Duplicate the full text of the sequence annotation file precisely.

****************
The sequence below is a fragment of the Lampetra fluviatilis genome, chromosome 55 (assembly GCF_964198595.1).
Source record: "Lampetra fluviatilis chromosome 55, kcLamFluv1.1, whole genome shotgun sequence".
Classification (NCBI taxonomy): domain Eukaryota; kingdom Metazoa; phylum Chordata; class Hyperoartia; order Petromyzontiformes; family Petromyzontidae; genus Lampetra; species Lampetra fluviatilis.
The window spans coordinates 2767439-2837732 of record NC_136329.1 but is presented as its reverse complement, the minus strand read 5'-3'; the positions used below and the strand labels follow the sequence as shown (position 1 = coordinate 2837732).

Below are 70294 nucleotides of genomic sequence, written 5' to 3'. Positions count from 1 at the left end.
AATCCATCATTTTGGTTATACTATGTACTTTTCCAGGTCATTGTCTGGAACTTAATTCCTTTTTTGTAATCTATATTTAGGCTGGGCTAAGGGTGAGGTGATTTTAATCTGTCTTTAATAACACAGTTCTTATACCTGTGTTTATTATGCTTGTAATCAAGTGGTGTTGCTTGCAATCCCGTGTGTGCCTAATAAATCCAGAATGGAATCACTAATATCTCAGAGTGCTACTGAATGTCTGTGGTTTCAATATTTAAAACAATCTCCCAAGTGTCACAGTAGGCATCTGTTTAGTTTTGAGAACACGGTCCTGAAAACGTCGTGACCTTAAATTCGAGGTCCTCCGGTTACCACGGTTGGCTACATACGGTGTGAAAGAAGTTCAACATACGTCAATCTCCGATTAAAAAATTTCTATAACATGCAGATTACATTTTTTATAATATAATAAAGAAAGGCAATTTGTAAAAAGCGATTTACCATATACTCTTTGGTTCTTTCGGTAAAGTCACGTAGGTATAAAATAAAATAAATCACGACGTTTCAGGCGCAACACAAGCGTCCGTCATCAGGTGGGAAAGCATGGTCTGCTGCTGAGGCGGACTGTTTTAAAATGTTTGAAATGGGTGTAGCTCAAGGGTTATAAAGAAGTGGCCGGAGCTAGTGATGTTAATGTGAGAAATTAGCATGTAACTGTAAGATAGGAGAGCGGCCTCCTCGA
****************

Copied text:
The sequence below is a fragment of the Lampetra fluviatilis genome, chromosome 55 (assembly GCF_964198595.1).
Source record: "Lampetra fluviatilis chromosome 55, kcLamFluv1.1, whole genome shotgun sequence".
Classification (NCBI taxonomy): domain Eukaryota; kingdom Metazoa; phylum Chordata; class Hyperoartia; order Petromyzontiformes; family Petromyzontidae; genus Lampetra; species Lampetra fluviatilis.
The window spans coordinates 2767439-2837732 of record NC_136329.1 but is presented as its reverse complement, the minus strand read 5'-3'; the positions used below and the strand labels follow the sequence as shown (position 1 = coordinate 2837732).

Below are 70294 nucleotides of genomic sequence, written 5' to 3'. Positions count from 1 at the left end.
AATCCATCATTTTGGTTATACTATGTACTTTTCCAGGTCATTGTCTGGAACTTAATTCCTTTTTTGTAATCTATATTTAGGCTGGGCTAAGGGTGAGGTGATTTTAATCTGTCTTTAATAACACAGTTCTTATACCTGTGTTTATTATGCTTGTAATCAAGTGGTGTTGCTTGCAATCCCGTGTGTGCCTAATAAATCCAGAATGGAATCACTAATATCTCAGAGTGCTACTGAATGTCTGTGGTTTCAATATTTAAAACAATCTCCCAAGTGTCACAGTAGGCATCTGTTTAGTTTTGAGAACACGGTCCTGAAAACGTCGTGACCTTAAATTCGAGGTCCTCCGGTTACCACGGTTGGCTACATACGGTGTGAAAGAAGTTCAACATACGTCAATCTCCGATTAAAAAATTTCTATAACATGCAGATTACATTTTTTATAATATAATAAAGAAAGGCAATTTGTAAAAAGCGATTTACCATATACTCTTTGGTTCTTTCGGTAAAGTCACGTAGGTATAAAATAAAATAAATCACGACGTTTCAGGCGCAACACAAGCGTCCGTCATCAGGTGGGAAAGCATGGTCTGCTGCTGAGGCGGACTGTTTTAAAATGTTTGAAATGGGTGTAGCTCAAGGGTTATAAAGAAGTGGCCGGAGCTAGTGATGTTAATGTGAGAAATTAGCATGTAACTGTAAGATAGGAGAGCGGCCTCCTCGA